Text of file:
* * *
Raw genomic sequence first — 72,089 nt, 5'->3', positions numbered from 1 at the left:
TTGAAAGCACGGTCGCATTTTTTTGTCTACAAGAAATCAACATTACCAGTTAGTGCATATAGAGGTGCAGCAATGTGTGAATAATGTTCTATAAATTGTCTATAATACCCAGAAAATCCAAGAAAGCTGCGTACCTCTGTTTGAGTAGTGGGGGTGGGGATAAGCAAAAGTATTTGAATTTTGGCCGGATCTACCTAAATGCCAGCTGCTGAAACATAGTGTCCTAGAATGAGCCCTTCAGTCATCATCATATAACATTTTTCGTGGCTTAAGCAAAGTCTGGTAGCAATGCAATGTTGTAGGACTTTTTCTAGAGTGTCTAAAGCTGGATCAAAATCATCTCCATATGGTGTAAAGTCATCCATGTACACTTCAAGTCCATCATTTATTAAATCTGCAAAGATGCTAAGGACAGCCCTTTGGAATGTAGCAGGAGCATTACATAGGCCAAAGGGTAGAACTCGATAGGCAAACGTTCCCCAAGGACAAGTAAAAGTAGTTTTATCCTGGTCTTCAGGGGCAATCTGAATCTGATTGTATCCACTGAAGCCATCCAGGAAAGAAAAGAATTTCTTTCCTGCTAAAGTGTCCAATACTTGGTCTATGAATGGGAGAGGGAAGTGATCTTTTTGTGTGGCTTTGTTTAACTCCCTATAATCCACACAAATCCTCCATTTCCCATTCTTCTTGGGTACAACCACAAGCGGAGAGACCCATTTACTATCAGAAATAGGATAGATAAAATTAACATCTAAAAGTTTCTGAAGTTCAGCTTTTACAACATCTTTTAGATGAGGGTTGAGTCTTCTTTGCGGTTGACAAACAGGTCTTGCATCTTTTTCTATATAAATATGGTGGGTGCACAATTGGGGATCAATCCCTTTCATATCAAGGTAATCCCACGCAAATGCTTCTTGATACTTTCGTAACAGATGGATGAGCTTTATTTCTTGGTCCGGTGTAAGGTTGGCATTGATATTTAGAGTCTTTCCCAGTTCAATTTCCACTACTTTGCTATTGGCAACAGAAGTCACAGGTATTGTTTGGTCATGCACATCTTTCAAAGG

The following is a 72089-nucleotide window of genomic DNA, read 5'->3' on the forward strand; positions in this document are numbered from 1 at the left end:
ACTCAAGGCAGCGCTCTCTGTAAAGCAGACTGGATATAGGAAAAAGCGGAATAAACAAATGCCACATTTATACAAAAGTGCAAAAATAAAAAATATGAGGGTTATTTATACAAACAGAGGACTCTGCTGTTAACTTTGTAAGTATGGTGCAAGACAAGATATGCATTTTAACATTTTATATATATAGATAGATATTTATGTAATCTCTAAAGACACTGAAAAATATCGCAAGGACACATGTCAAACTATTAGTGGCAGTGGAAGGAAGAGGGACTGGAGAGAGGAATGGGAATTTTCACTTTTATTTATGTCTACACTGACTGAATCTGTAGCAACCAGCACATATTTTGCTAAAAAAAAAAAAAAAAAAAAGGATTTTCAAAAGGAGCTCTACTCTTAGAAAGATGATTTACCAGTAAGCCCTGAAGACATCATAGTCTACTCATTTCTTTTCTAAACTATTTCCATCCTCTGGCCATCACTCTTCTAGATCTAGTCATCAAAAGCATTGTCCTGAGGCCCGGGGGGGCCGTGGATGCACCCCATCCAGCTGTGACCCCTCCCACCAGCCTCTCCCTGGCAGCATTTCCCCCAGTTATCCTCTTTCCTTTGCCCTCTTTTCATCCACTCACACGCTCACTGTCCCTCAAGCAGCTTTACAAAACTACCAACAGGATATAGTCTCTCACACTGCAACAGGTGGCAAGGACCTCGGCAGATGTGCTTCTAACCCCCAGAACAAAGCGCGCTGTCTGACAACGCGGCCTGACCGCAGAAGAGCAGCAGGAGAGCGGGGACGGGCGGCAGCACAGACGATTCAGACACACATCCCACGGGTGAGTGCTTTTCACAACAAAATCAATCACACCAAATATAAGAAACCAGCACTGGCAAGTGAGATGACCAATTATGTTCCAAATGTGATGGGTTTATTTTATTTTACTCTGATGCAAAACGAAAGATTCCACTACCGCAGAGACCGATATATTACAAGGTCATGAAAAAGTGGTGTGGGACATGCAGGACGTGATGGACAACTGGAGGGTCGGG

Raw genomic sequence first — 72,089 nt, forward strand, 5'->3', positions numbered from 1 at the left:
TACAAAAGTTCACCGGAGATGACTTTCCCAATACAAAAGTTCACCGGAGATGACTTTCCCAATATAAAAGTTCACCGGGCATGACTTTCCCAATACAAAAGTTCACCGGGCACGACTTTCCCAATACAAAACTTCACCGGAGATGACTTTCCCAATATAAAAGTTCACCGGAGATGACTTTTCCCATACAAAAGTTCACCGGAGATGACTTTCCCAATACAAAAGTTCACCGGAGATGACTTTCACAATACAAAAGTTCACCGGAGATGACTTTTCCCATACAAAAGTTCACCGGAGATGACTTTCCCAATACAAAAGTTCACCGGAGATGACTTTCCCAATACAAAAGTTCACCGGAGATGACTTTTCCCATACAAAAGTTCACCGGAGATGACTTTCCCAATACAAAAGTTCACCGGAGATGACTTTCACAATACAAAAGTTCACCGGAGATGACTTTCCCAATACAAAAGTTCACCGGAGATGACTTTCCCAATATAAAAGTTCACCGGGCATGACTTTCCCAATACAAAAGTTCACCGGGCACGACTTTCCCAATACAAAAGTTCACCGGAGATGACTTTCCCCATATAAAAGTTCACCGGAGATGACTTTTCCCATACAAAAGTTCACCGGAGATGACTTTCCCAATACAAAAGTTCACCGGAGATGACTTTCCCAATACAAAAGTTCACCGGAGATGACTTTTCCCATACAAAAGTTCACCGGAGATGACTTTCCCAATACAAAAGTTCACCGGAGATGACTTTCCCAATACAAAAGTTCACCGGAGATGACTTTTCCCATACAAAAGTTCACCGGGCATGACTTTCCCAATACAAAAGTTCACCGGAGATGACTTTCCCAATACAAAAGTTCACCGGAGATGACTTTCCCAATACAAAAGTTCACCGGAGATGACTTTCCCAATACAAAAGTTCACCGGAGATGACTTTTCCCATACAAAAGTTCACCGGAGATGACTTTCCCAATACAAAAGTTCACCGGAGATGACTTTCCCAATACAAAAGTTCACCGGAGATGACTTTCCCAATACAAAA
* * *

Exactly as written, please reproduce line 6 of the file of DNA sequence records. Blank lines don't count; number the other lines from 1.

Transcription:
TACAAAAGTTCACCGGAGATGACTTTCCCAATACAAAAGTTCACCGGAGATGACTTTCCCAATATAAAAGTTCACCGGGCATGACTTTCCCAATACAAAAGTTCACCGGGCACGACTTTCCCAATACAAAACTTCACCGGAGATGACTTTCCCAATATAAAAGTTCACCGGAGATGACTTTTCCCATACAAAAGTTCACCGGAGATGACTTTCCCAATACAAAAGTTCACCGGAGATGACTTTCACAATACAAAAGTTCACCGGAGATGACTTTTCCCATACAAAAGTTCACCGGAGATGACTTTCCCAATACAAAAGTTCACCGGAGATGACTTTCCCAATACAAAAGTTCACCGGAGATGACTTTTCCCATACAAAAGTTCACCGGAGATGACTTTCCCAATACAAAAGTTCACCGGAGATGACTTTCACAATACAAAAGTTCACCGGAGATGACTTTCCCAATACAAAAGTTCACCGGAGATGACTTTCCCAATATAAAAGTTCACCGGGCATGACTTTCCCAATACAAAAGTTCACCGGGCACGACTTTCCCAATACAAAAGTTCACCGGAGATGACTTTCCCCATATAAAAGTTCACCGGAGATGACTTTTCCCATACAAAAGTTCACCGGAGATGACTTTCCCAATACAAAAGTTCACCGGAGATGACTTTCCCAATACAAAAGTTCACCGGAGATGACTTTTCCCATACAAAAGTTCACCGGAGATGACTTTCCCAATACAAAAGTTCACCGGAGATGACTTTCCCAATACAAAAGTTCACCGGAGATGACTTTTCCCATACAAAAGTTCACCGGGCATGACTTTCCCAATACAAAAGTTCACCGGAGATGACTTTCCCAATACAAAAGTTCACCGGAGATGACTTTCCCAATACAAAAGTTCACCGGAGATGACTTTCCCAATACAAAAGTTCACCGGAGATGACTTTTCCCATACAAAAGTTCACCGGAGATGACTTTCCCAATACAAAAGTTCACCGGAGATGACTTTCCCAATACAAAAGTTCACCGGAGATGACTTTCCCAATACAAAA